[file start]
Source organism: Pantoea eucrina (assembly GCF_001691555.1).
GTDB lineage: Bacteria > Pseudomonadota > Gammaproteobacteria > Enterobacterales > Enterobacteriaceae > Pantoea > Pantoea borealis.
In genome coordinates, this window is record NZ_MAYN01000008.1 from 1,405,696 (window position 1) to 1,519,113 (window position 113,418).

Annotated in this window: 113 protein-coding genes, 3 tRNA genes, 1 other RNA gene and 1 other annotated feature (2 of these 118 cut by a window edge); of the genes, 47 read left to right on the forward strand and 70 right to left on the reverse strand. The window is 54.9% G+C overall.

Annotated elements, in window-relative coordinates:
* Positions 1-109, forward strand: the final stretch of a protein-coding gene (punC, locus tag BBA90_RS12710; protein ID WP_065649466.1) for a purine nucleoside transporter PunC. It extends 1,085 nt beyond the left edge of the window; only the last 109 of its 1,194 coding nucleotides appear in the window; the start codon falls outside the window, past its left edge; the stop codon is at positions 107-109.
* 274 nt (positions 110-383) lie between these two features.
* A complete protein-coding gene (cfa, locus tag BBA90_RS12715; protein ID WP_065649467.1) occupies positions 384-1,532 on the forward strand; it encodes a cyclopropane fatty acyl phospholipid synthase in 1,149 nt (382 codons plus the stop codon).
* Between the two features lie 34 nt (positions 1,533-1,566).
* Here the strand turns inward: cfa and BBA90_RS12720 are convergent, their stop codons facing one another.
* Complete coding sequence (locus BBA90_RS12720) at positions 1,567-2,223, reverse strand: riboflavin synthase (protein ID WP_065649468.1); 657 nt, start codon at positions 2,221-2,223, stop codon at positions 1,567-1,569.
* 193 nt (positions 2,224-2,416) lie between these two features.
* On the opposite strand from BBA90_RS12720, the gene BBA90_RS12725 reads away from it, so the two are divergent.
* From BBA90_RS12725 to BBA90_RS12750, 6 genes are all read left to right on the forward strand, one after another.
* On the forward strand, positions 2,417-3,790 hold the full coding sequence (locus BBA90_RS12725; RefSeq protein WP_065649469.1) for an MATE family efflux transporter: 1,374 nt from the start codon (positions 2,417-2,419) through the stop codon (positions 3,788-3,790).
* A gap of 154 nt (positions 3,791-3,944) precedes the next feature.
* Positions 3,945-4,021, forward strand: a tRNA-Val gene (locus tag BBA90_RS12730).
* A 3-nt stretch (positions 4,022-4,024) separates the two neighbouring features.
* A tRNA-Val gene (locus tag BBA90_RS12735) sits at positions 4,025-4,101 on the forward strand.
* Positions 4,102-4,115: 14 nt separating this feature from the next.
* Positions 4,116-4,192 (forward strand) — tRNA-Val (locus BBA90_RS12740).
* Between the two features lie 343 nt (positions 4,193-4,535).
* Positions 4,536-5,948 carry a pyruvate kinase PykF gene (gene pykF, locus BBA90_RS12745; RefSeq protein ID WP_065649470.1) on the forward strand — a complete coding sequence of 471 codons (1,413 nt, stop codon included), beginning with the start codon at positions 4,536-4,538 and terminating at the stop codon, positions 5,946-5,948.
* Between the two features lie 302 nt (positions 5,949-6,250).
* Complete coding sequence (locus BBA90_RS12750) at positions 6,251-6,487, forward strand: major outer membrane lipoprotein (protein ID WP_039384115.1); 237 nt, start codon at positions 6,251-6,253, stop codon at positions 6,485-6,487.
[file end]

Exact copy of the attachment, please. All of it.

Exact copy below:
Source organism: Pantoea eucrina (assembly GCF_001691555.1).
GTDB lineage: Bacteria > Pseudomonadota > Gammaproteobacteria > Enterobacterales > Enterobacteriaceae > Pantoea > Pantoea borealis.
In genome coordinates, this window is record NZ_MAYN01000008.1 from 1,405,696 (window position 1) to 1,519,113 (window position 113,418).

Annotated in this window: 113 protein-coding genes, 3 tRNA genes, 1 other RNA gene and 1 other annotated feature (2 of these 118 cut by a window edge); of the genes, 47 read left to right on the forward strand and 70 right to left on the reverse strand. The window is 54.9% G+C overall.

Annotated elements, in window-relative coordinates:
* Positions 1-109, forward strand: the final stretch of a protein-coding gene (punC, locus tag BBA90_RS12710; protein ID WP_065649466.1) for a purine nucleoside transporter PunC. It extends 1,085 nt beyond the left edge of the window; only the last 109 of its 1,194 coding nucleotides appear in the window; the start codon falls outside the window, past its left edge; the stop codon is at positions 107-109.
* 274 nt (positions 110-383) lie between these two features.
* A complete protein-coding gene (cfa, locus tag BBA90_RS12715; protein ID WP_065649467.1) occupies positions 384-1,532 on the forward strand; it encodes a cyclopropane fatty acyl phospholipid synthase in 1,149 nt (382 codons plus the stop codon).
* Between the two features lie 34 nt (positions 1,533-1,566).
* Here the strand turns inward: cfa and BBA90_RS12720 are convergent, their stop codons facing one another.
* Complete coding sequence (locus BBA90_RS12720) at positions 1,567-2,223, reverse strand: riboflavin synthase (protein ID WP_065649468.1); 657 nt, start codon at positions 2,221-2,223, stop codon at positions 1,567-1,569.
* 193 nt (positions 2,224-2,416) lie between these two features.
* On the opposite strand from BBA90_RS12720, the gene BBA90_RS12725 reads away from it, so the two are divergent.
* From BBA90_RS12725 to BBA90_RS12750, 6 genes are all read left to right on the forward strand, one after another.
* On the forward strand, positions 2,417-3,790 hold the full coding sequence (locus BBA90_RS12725; RefSeq protein WP_065649469.1) for an MATE family efflux transporter: 1,374 nt from the start codon (positions 2,417-2,419) through the stop codon (positions 3,788-3,790).
* A gap of 154 nt (positions 3,791-3,944) precedes the next feature.
* Positions 3,945-4,021, forward strand: a tRNA-Val gene (locus tag BBA90_RS12730).
* A 3-nt stretch (positions 4,022-4,024) separates the two neighbouring features.
* A tRNA-Val gene (locus tag BBA90_RS12735) sits at positions 4,025-4,101 on the forward strand.
* Positions 4,102-4,115: 14 nt separating this feature from the next.
* Positions 4,116-4,192 (forward strand) — tRNA-Val (locus BBA90_RS12740).
* Between the two features lie 343 nt (positions 4,193-4,535).
* Positions 4,536-5,948 carry a pyruvate kinase PykF gene (gene pykF, locus BBA90_RS12745; RefSeq protein ID WP_065649470.1) on the forward strand — a complete coding sequence of 471 codons (1,413 nt, stop codon included), beginning with the start codon at positions 4,536-4,538 and terminating at the stop codon, positions 5,946-5,948.
* Between the two features lie 302 nt (positions 5,949-6,250).
* Complete coding sequence (locus BBA90_RS12750) at positions 6,251-6,487, forward strand: major outer membrane lipoprotein (protein ID WP_039384115.1); 237 nt, start codon at positions 6,251-6,253, stop codon at positions 6,485-6,487.